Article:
By: Kay Ledbetter

two combines in wheat field
Producers across the state are harvesting or have already harvested their wheat crop. (Texas A&M AgriLife photo by Kay Ledbetter)

Texas A&M AgriLife wheat research and variety trials did not take a break during the COVID-19 pandemic. But it was not possible to conduct a traditional May wheat field tour, so Texas A&M AgriLife faculty across the state are bringing fields to producers – virtually.

The 2020 Virtual Wheat Tour is a combination of videos from across the state that allow producers to view the field trials and hear the latest in research, said Fernando Guillen, Ph.D., Texas A&M AgriLife Extension Service statewide small grains and oilseed crops specialist, College Station.

Picking the best of the best

Winter wheat uniform variety trials, or UVT, were planted at 23 sites across the state in 18 different geographic locations to evaluate lines of wheat under both irrigated and dryland conditions, Guillen said.

The plots are a collaboration of AgriLife Extension agronomists and county agents as well as Texas A&M AgriLife Research’s two wheat breeders, Jackie Rudd, Ph.D., Amarillo, and Amir Ibrahim, Ph.D., College Station.

Guillen said the UVT include different varieties and experimental lines developed by Texas A&M AgriLife, as well as varieties from other universities and private industry. The results gathered from these test plots are used to make sound variety recommendations to producers in the different growing regions – High Plains, Rolling Plains, Blacklands and South Texas – by way of an annual “Picks list.” The 2020-2021 list will be posted in early August.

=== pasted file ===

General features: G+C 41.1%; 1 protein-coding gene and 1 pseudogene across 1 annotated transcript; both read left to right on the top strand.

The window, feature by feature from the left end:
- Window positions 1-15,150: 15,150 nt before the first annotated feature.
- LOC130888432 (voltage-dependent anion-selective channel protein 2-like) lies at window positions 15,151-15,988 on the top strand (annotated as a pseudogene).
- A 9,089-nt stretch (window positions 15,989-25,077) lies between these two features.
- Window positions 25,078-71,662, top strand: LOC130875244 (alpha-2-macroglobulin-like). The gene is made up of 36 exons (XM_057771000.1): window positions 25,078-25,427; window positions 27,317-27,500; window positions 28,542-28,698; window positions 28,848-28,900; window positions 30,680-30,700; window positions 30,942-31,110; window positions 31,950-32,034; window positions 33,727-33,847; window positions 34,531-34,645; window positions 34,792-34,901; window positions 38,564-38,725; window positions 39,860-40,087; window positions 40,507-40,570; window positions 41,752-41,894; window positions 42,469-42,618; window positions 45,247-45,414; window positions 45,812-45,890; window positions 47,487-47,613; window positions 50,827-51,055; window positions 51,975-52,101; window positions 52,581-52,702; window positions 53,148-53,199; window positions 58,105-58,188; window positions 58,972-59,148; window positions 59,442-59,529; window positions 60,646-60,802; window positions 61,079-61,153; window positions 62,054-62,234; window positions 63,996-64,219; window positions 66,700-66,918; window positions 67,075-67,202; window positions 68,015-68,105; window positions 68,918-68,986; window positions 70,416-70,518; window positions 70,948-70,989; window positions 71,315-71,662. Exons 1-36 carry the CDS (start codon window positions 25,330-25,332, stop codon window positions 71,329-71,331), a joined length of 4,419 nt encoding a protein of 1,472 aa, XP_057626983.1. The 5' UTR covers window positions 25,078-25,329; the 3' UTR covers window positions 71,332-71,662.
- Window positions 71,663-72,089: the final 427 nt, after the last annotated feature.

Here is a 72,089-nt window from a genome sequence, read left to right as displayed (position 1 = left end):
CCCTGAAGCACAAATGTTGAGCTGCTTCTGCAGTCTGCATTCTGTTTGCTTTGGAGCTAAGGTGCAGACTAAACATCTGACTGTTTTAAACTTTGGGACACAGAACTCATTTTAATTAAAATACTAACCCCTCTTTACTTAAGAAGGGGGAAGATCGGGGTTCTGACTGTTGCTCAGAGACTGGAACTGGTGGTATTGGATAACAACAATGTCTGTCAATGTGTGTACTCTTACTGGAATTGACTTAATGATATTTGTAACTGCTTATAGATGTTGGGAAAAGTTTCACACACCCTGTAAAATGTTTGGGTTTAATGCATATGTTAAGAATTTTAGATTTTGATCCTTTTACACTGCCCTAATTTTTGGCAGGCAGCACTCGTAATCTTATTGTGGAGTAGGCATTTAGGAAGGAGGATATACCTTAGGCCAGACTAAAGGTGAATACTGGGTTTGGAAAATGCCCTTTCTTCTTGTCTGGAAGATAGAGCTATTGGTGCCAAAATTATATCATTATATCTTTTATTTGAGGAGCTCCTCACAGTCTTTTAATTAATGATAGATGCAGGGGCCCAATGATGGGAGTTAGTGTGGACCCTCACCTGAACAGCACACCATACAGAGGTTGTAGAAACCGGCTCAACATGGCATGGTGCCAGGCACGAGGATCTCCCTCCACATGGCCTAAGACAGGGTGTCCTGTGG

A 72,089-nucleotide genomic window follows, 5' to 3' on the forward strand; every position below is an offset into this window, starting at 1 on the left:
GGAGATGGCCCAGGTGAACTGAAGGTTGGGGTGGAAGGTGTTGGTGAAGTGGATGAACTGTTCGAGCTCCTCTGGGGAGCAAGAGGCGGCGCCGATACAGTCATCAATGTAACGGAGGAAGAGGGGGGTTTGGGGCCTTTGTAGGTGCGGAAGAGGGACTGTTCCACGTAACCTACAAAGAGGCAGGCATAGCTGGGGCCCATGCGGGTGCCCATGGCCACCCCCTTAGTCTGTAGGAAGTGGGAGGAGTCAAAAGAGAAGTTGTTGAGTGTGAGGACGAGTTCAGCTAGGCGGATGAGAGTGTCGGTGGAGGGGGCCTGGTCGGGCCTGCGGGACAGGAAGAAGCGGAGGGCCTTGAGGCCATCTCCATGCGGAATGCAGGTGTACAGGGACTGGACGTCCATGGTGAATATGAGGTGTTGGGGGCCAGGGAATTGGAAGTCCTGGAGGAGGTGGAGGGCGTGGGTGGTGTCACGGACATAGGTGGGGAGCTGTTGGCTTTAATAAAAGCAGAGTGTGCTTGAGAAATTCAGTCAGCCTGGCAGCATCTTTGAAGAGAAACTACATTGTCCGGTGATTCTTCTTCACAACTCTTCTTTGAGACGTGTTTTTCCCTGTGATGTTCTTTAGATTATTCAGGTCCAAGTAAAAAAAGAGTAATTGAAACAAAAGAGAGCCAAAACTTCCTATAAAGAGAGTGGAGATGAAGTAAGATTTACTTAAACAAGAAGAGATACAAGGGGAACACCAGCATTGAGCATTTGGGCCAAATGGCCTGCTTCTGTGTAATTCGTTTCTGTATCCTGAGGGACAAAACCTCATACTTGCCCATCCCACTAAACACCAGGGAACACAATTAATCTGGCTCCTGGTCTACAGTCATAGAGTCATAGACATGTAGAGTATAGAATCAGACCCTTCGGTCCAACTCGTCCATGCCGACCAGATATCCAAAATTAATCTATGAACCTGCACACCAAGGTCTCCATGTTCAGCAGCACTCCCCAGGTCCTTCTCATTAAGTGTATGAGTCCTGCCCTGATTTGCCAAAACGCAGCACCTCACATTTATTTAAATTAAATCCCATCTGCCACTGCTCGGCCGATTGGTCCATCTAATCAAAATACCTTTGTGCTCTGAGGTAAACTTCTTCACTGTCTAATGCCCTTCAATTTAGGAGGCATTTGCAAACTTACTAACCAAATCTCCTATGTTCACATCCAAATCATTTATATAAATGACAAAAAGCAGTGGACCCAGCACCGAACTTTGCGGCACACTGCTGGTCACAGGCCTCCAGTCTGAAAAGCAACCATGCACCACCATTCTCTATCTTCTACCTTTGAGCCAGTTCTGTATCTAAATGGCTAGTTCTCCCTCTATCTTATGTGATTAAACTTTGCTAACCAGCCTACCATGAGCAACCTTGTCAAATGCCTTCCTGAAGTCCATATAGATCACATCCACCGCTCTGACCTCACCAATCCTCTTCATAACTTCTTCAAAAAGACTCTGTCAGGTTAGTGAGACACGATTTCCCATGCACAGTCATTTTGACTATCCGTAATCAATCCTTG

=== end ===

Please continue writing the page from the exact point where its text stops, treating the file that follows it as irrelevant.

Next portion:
The best materials placed in the Picks list are selected based on a careful evaluation of:

  • Grain yield – the variety performs above average in its target region.
  • Disease and insect package – the variety’s ability to cope with seasonal disease and pressures within the target region – particularly leaf rust, stripe rust, stem rust, wheat streak mosaic virus, soil-borne mosaic virus, greenbug, wheat curl mite and Hessian fly.
  • End-use quality – specifically the variety must have above average test weight and good milling and baking attributes.
  • Stability – the variety must have the ability to perform consistently across locations and years within a given region.
wheat plots
This drone shot of the irrigated uniform variety trial near Bushland gives a wheat tour perspective on the differences in hard red winter wheat varieties. (Texas A&M AgriLife drone photo by Shannon Baker)
Variety trial locations

In the High Plains, there were three irrigated and three dryland trials located near Bushland, Groom, Perryton, Dumas and Dalhart. In these trials, 34 varieties were planted in the dryland trials and 36 in the irrigated ones. The dryland trials included eight Texas A&M AgriLife, TAM, varieties, four new experimental TAM lines, nine from other universities and 13 from the seed industry. The irrigated trials had eight TAM varieties, three experimental TAM lines, 11 from other universities and 14 from private industry. These trials are approaching the final stages of development, and they will soon be ready to harvest. This year no trials were lost due to weather conditions at the Panhandle.